Wednesday, December 28, 2016

Astronomik UHC Clip-Filter Test

While in Baltimore visiting my sister for Christmas, I had the opportunity to test out my Astronomik UHC Clip-Filter. According to Astronomik, the Ultra High Contrast (UHC) filter allows the transmission of nearly 100% of the radiation from both O-III and the H beta lines. Annoying scattered light from other wavelength sources, including local artificial light pollution, is filtered out. As a result, detail becomes visible for gas nebulae and planetary nebulae.

I am especially interested in this as I would like to get a decent image of the Orion Constellation with Barnard's Loop, the Flame Nebula, and etc. I attempted this a week ago with partial success in that I did get some of Barnard's Loop, however, light pollution (bad gradient) near the bottom of the image made it impossible to resolve. It may have been do to excessive Christmas light pollution. I want to try this again with no Christmas lights and with the UHC filter but wanted to do a a quick test before I do it for real.

The test was done in downtown Baltimore with heavy light pollution with two lenses. The first test was done with my Opteka 6.5 mm Fisheye lens and the second test was done with my Canon EF 50 mm f/1.8 lens (this is the lens that I want to do the constellation image with). Of course it was slightly out of focus on the UHC image with the fisheye lens.

Opteka Fisheye
Astronomik OWB - 30s, ISO 800

No Filter - 30s, ISO 800

Astronomik UHC - 30s, ISO 800

Canon 50 mm
Astronomik OWB - 10s, ISO 800

No Filter - 10s, ISO 800

Astronomik UHC - 10s, ISO 3200

Processing the image a bit


The results are promising as only the UHC Filter image shows the the Horsehead and Flame Nebula along with the Orion Nebula using the 50 mm lens. The other images only show Orion. The ISO was set at 3200 for the UHC shot, however, non UHC images were white when I set the ISO at 3200.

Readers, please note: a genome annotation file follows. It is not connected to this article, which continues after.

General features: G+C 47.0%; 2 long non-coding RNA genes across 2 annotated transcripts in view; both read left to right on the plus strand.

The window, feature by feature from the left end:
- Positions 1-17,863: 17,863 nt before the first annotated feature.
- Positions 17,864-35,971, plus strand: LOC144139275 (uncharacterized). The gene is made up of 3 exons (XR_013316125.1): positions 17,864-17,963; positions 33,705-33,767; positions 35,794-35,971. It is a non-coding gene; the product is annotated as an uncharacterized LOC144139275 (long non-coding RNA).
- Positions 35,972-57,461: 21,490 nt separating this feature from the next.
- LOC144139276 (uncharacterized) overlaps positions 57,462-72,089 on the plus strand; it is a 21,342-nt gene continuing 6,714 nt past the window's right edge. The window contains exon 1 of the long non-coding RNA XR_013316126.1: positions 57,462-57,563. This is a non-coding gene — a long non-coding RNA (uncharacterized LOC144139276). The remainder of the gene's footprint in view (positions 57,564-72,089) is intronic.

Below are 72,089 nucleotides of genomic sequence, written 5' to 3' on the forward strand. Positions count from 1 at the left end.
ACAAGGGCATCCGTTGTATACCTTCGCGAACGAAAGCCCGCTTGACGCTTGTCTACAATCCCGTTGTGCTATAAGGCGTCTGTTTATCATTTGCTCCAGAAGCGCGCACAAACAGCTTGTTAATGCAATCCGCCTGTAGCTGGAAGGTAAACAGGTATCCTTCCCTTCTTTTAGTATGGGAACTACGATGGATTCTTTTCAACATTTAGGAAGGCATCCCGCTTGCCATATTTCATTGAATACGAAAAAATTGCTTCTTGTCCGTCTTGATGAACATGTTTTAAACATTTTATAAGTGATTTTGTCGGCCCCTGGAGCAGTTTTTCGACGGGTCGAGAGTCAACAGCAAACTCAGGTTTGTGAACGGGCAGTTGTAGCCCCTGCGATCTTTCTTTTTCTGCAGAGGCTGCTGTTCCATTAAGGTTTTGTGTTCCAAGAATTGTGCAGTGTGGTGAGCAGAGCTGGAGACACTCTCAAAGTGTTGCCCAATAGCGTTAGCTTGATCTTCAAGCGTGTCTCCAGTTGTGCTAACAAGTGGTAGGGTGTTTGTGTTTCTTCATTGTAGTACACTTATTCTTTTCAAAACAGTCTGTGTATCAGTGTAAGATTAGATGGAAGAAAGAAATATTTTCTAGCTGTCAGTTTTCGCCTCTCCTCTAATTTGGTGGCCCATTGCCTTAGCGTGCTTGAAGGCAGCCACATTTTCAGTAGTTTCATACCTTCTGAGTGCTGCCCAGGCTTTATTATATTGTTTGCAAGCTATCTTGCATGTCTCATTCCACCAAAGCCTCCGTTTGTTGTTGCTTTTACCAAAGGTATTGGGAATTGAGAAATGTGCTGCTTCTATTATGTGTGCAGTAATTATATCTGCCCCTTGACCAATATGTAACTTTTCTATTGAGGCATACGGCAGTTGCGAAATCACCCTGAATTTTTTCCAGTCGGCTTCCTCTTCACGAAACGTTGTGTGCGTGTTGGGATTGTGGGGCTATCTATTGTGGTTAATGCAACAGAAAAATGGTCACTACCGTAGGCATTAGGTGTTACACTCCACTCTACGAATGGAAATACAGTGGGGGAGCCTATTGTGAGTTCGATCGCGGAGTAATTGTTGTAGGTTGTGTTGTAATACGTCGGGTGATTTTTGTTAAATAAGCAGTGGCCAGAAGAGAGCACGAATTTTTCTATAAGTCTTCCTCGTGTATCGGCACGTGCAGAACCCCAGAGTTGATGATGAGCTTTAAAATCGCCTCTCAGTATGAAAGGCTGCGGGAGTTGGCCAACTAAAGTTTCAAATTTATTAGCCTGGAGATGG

Thursday, December 22, 2016

M37 - Open Cluster

I finished off the open clusters in Auriga last week with this image of Messier 37 (M37 or NGC 2099).  It is the brightest of three open clusters in Auriga and was discovered by the Italian astronomer Giovanni Battista Hodierna before 1654. Charles Messier independently rediscovered M37 in September 1764.  Its age is estimated anywhere between 347 million to 550 million years and is around 4,500 light-years from Earth. The diameter is about 20–25 ly.  Also, M37 has at least a dozen red giants and its hottest surviving main sequence star has an elemental abundance that is similar to the Sun. (source: wikipedia)

This is my 50th Messier object I have captured (it's a psychological milestone).
Messier Objects with an ED80 or Messier Astro Pics by Kurt Zeppetello.

Close Up

Wide Field

Wide Field - Black and White
M37 (NGC 2099)
Location: Happy Frog Observatory, Monroe, CT
Date/Time: 12/09/16 11:45 pm
Camera: Canon EOS Rebel T3i(a), Backyard EOS
Telescope: Orion ED80 80mm f/7.5 Apochromatic Refractor Telescope
Barlow: None
Focal Length: 600mm
f/7.5
Mount: Orion Sirius EQ-G GoTo Telescope Mount
Filter: Astrodon UV/IR
Autoguiding: QHY-5L-II-M attached to an Agena 50mm Guide Scope with Helical Focuser
Exposure: 39 x 90 sec (58.5 min)
ISO: 800
Temp: 25 C
Post Processing: Deep Sky Stacker, Photoshop, Lightroom, StarTools, Astrophotography Tools

Saturday, December 17, 2016

Messier 38

Messier 38 (M38) is also know as the Starfish Cluster (NGC 1912), is an open star cluster located in constellation Auriga. Also visible is the the cluster NGC 1907 located in the center bottom of the images. M38 is 4,200 light years from Earth. It has an apparent magnitude of 7.4 and is invisible to the naked eye. The estimated age of the cluster is 220 million years. The brightest star in M38 is a yellow giant with an apparent magnitude of 7.9. The absolute magnitude of -1.5 making it 900 times more luminous than the Sun. (source: Messier Objects)

Imaging this was quite easy once I got it in my camera's view. It was cold and the moon was starting to show itself but it was not overwhelming.  What was difficult was the processing.  I did two DSS versions, one with 15% saturation and another with 30% saturation in order to collect the nebulosity. I should have tried for even more data to make the processing less of a headache. Oh well! I improved my processing skills in PS as a result. I very happy I had the modified camera (Hap Griffin) otherwise I would not have collected and nebulosity.